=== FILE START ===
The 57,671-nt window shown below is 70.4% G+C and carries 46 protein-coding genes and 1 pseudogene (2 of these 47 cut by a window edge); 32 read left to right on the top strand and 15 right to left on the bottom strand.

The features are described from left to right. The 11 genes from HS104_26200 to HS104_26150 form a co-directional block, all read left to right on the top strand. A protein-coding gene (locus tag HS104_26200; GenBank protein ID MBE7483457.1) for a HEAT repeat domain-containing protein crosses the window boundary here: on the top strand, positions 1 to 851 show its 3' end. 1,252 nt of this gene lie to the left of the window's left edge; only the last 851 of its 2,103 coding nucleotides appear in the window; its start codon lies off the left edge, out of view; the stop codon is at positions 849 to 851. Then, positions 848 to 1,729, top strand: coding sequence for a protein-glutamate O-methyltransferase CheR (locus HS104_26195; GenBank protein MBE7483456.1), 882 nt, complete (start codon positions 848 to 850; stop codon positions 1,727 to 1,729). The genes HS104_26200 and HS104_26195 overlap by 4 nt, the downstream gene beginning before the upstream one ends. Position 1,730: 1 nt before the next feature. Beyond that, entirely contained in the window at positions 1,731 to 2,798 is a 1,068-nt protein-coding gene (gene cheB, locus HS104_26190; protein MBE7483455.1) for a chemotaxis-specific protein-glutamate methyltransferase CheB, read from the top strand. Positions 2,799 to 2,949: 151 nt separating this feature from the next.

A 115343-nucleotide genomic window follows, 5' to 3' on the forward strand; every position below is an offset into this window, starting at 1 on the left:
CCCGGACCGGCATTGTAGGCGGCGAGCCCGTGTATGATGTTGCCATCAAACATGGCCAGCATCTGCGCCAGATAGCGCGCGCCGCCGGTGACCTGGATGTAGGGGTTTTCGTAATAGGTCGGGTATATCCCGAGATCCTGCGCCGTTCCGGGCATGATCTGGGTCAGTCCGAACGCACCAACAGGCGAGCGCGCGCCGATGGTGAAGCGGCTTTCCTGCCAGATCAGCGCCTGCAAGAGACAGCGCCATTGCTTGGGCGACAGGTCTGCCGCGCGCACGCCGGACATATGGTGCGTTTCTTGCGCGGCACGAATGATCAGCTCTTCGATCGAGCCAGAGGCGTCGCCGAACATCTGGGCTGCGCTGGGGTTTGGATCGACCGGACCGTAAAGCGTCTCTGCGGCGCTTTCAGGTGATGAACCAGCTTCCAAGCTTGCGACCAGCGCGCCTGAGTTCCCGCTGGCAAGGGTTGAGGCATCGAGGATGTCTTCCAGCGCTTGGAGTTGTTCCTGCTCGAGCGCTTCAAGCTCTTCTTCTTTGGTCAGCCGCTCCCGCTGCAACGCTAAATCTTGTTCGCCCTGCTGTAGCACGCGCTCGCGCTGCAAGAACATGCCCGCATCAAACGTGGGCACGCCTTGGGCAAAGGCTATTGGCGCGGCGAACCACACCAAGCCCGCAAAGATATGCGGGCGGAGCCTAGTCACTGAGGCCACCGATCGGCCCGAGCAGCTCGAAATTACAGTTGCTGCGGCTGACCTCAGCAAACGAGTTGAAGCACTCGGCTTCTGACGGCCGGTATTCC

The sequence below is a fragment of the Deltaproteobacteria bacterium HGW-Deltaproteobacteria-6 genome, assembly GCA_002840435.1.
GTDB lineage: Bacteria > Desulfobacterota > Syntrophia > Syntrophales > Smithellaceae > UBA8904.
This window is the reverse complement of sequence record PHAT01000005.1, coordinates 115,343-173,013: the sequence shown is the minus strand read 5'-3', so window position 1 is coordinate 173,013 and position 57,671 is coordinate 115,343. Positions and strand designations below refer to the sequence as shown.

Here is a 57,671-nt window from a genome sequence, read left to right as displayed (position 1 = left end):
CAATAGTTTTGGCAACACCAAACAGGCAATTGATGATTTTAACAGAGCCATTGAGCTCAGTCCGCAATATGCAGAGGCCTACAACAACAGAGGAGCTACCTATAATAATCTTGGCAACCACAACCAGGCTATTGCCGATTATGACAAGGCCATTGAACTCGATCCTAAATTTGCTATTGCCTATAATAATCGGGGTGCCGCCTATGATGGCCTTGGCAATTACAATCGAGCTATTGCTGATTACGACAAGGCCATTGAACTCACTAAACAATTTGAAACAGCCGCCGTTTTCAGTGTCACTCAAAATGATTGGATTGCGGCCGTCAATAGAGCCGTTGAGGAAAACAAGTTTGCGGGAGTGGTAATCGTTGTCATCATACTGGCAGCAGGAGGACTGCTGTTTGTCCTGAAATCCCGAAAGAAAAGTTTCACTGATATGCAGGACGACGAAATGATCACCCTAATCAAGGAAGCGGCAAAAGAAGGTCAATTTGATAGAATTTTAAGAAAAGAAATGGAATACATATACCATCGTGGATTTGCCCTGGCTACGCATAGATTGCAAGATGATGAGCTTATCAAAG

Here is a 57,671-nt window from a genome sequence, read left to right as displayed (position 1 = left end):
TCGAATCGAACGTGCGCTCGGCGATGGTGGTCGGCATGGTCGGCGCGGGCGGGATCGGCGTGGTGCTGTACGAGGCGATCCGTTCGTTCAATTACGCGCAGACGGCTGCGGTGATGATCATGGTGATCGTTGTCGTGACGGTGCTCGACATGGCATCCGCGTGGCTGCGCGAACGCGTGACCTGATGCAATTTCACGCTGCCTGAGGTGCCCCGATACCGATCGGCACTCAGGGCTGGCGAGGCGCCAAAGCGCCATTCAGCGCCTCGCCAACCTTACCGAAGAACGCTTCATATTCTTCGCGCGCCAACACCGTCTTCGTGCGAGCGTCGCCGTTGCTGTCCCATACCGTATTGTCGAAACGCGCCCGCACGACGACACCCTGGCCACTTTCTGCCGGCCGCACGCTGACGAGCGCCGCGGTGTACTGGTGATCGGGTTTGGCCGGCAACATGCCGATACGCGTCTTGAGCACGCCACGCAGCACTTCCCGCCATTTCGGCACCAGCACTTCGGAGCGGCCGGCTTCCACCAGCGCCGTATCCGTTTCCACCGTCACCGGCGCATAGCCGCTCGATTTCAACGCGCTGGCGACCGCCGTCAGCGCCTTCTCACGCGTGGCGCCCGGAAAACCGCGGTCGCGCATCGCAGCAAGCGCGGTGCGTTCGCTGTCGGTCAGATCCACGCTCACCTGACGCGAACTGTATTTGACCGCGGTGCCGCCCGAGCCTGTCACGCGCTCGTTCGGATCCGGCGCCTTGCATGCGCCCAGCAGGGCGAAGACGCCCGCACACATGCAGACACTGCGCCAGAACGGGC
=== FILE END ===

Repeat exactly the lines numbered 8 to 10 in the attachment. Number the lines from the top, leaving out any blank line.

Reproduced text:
Here is a 57,671-nt window from a genome sequence, read left to right as displayed (position 1 = left end):
CAATAGTTTTGGCAACACCAAACAGGCAATTGATGATTTTAACAGAGCCATTGAGCTCAGTCCGCAATATGCAGAGGCCTACAACAACAGAGGAGCTACCTATAATAATCTTGGCAACCACAACCAGGCTATTGCCGATTATGACAAGGCCATTGAACTCGATCCTAAATTTGCTATTGCCTATAATAATCGGGGTGCCGCCTATGATGGCCTTGGCAATTACAATCGAGCTATTGCTGATTACGACAAGGCCATTGAACTCACTAAACAATTTGAAACAGCCGCCGTTTTCAGTGTCACTCAAAATGATTGGATTGCGGCCGTCAATAGAGCCGTTGAGGAAAACAAGTTTGCGGGAGTGGTAATCGTTGTCATCATACTGGCAGCAGGAGGACTGCTGTTTGTCCTGAAATCCCGAAAGAAAAGTTTCACTGATATGCAGGACGACGAAATGATCACCCTAATCAAGGAAGCGGCAAAAGAAGGTCAATTTGATAGAATTTTAAGAAAAGAAATGGAATACATATACCATCGTGGATTTGCCCTGGCTACGCATAGATTGCAAGATGATGAGCTTATCAAAG

Here is a 57,671-nt window from a genome sequence, read left to right as displayed (position 1 = left end):